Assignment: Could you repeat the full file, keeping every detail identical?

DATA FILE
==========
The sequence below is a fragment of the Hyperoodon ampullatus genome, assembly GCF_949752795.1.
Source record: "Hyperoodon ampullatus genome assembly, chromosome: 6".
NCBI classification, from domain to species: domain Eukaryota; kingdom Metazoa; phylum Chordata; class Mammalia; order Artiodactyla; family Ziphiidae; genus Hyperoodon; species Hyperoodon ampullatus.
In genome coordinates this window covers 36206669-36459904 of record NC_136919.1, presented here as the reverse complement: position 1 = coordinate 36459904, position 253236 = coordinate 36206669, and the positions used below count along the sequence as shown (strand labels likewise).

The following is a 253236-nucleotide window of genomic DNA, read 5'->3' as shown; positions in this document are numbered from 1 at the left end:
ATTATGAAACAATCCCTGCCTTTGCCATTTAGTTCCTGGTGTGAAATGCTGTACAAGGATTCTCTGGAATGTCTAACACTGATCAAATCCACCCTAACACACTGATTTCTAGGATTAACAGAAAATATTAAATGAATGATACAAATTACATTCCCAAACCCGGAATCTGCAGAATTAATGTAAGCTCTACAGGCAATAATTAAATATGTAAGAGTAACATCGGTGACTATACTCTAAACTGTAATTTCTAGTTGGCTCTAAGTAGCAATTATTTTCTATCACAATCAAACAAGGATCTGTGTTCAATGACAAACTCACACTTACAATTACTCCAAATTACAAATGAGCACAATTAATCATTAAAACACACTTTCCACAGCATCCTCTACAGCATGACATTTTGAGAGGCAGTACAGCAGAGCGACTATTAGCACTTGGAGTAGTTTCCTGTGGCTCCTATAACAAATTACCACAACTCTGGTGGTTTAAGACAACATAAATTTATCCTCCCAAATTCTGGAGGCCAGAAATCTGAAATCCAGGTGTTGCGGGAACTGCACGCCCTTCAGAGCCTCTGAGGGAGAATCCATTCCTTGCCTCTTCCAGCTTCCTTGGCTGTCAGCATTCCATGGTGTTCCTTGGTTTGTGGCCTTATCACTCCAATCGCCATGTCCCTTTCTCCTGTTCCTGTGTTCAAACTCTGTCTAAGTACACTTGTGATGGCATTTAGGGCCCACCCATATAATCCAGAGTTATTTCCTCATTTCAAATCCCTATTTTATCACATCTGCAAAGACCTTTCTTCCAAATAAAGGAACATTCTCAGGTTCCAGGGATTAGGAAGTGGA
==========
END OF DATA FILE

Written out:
The sequence below is a fragment of the Hyperoodon ampullatus genome, assembly GCF_949752795.1.
Source record: "Hyperoodon ampullatus genome assembly, chromosome: 6".
NCBI classification, from domain to species: domain Eukaryota; kingdom Metazoa; phylum Chordata; class Mammalia; order Artiodactyla; family Ziphiidae; genus Hyperoodon; species Hyperoodon ampullatus.
In genome coordinates this window covers 36206669-36459904 of record NC_136919.1, presented here as the reverse complement: position 1 = coordinate 36459904, position 253236 = coordinate 36206669, and the positions used below count along the sequence as shown (strand labels likewise).

The following is a 253236-nucleotide window of genomic DNA, read 5'->3' as shown; positions in this document are numbered from 1 at the left end:
ATTATGAAACAATCCCTGCCTTTGCCATTTAGTTCCTGGTGTGAAATGCTGTACAAGGATTCTCTGGAATGTCTAACACTGATCAAATCCACCCTAACACACTGATTTCTAGGATTAACAGAAAATATTAAATGAATGATACAAATTACATTCCCAAACCCGGAATCTGCAGAATTAATGTAAGCTCTACAGGCAATAATTAAATATGTAAGAGTAACATCGGTGACTATACTCTAAACTGTAATTTCTAGTTGGCTCTAAGTAGCAATTATTTTCTATCACAATCAAACAAGGATCTGTGTTCAATGACAAACTCACACTTACAATTACTCCAAATTACAAATGAGCACAATTAATCATTAAAACACACTTTCCACAGCATCCTCTACAGCATGACATTTTGAGAGGCAGTACAGCAGAGCGACTATTAGCACTTGGAGTAGTTTCCTGTGGCTCCTATAACAAATTACCACAACTCTGGTGGTTTAAGACAACATAAATTTATCCTCCCAAATTCTGGAGGCCAGAAATCTGAAATCCAGGTGTTGCGGGAACTGCACGCCCTTCAGAGCCTCTGAGGGAGAATCCATTCCTTGCCTCTTCCAGCTTCCTTGGCTGTCAGCATTCCATGGTGTTCCTTGGTTTGTGGCCTTATCACTCCAATCGCCATGTCCCTTTCTCCTGTTCCTGTGTTCAAACTCTGTCTAAGTACACTTGTGATGGCATTTAGGGCCCACCCATATAATCCAGAGTTATTTCCTCATTTCAAATCCCTATTTTATCACATCTGCAAAGACCTTTCTTCCAAATAAAGGAACATTCTCAGGTTCCAGGGATTAGGAAGTGGA